Quick, what was California’s second most popular tourist destination in the 1950s, rivaled only by Disneyland? Hint: The magic made there was explicitly forbidden by Uncle Walt. If you answered the Italian Swiss Colony at Asti, you must be of a certain age or one of the few visitors who have dropped in to the recently rechristened, time-capsule tasting room of Cellar No. 8.
Founded in the 1880s, the ISC attracted Italian winemaking talent, garnered gold medals and became among the state’s most important wineries. In the 1960s, it was familiar to television audiences in the person of “that little old winemaker,” and in restaurants everywhere, straw-basket-wrapped flasks of “Tipo” were as essential as furniture. Old timers tell of a beloved haunt where corks popped, taps flowed and the party went into the night. And then the doors closed for 20 years. The winemaking style was out of fashion—the Asti facility pumped out sparkling wines, brandy, sweet and dry wines, grappa, and even “coffee wine”—but subsequent owners didn’t bother remodeling the old tasting room, they just sealed it up.
The happy result: Current owner Fosters Wine Estates reopened a virtually intact tasting room where visitors can walk the same wood floors under Italian-Swiss motif beams, up to the same curvy barrel-stave bar. A barrel head on the wall bears the inscription, “Wines mellowed in redwood,” certainly an endorsement from another time, while photographs, souvenirs and a California Historical Landmark placard acknowledge the site. The displays were fun, the staff were great, and to behold and ponder the 19th-century marble carving of a gent in his dotage and his stocking cap, cradling what the caption says is his “last love”—a straw basket flask—is nearly worth the trip alone. So what’s this Cellar No. 8? Fosters named it for the eighth cellar of the old buildings. Got it—I think. On to the wine.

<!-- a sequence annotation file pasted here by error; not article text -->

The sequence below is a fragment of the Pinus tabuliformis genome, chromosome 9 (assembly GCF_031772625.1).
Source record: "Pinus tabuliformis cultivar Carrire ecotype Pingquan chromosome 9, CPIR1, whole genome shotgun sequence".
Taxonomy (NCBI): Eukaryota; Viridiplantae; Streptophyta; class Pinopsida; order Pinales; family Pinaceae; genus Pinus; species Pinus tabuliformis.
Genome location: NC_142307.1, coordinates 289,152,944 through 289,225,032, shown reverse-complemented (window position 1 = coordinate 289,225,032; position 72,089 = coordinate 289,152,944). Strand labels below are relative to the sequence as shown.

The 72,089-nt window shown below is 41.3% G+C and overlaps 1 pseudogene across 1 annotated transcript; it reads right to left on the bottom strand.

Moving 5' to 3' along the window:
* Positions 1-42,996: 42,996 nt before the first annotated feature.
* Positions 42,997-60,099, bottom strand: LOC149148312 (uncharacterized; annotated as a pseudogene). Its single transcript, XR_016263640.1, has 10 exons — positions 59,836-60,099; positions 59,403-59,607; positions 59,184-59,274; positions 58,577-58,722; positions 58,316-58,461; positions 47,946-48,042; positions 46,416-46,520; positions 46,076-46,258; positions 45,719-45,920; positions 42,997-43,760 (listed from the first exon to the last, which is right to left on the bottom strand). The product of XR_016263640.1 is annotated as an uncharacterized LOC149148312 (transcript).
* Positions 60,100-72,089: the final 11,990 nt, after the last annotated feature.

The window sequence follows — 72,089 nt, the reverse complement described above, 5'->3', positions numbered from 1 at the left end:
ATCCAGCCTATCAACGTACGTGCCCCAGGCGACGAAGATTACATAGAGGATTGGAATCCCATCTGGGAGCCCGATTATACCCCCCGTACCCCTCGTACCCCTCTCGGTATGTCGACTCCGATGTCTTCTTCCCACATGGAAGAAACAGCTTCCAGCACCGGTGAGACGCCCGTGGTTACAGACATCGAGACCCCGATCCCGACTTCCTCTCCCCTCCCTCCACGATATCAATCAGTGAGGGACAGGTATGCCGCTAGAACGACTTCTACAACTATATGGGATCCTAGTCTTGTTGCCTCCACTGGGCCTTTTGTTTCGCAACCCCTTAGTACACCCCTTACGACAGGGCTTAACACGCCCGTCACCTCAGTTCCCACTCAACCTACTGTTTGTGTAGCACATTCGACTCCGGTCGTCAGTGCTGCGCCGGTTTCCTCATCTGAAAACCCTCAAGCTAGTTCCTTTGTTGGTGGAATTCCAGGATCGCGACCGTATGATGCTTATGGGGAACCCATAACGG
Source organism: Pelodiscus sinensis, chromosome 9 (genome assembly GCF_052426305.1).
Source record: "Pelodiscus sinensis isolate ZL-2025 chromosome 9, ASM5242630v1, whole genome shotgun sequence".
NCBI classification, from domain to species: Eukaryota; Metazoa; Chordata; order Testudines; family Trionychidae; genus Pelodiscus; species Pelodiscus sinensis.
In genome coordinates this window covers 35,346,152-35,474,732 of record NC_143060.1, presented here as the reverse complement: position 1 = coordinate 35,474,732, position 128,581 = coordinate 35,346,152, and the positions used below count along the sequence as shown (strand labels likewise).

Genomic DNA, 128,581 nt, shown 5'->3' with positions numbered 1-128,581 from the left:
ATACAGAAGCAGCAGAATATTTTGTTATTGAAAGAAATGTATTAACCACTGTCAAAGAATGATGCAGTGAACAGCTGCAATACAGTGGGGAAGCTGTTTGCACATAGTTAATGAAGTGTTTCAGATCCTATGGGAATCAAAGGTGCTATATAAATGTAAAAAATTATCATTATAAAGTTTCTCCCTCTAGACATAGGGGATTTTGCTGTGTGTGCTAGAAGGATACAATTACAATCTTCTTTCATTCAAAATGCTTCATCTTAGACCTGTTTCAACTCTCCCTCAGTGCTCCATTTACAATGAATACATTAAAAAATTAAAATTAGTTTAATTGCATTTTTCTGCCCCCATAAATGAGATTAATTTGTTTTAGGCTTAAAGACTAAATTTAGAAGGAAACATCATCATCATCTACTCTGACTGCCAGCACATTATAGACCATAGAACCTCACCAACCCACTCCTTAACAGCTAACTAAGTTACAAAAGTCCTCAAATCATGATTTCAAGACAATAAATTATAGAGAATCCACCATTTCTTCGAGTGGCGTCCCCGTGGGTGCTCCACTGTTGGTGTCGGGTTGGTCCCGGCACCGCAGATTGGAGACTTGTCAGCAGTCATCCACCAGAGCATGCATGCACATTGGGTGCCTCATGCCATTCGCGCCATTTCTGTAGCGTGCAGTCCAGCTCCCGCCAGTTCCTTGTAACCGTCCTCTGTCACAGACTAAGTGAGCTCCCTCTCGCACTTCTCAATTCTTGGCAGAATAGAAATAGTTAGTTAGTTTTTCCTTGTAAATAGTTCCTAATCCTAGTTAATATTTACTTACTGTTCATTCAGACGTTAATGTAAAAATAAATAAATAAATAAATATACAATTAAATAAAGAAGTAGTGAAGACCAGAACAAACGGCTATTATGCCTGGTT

Cellar No. 8 is widely available in supermarkets at competitive prices—the 2008 California Pinot Noir is a solid sip for just $10—but Sonoma County wines are available only at the tasting room. No straw-covered flasks, to my moderate disappointment. The whites were aromatic representatives of their respective varietals, while the crisp and modern 2008 Sonoma County Rosé ($16) perked up my tongue; strawberry-raspberry fruit from the nose to the lips, finishing nice and dry.
The 2006 Dry Creek Valley Zinfandel ($20) is on the ripe, juicy side, with sweet blackberry scents trending to raisin; gobs of flavor on the woodsy, brambly palate finish clean and dry. The dark horse of the list, the opaquely purple 2006 Petite Sirah ($20), has deep plum fruit and flakey pastry aromas that lead to a surprisingly lively, bright mouthful. Perfetto! Or so says that little old winetaster, me.
Cellar No. 8, 26150 Asti Post Office Road, Cloverdale. Open daily 10am–5pm. Tasting fee $5; 10 percent off bottle purchase. 866.557.4970.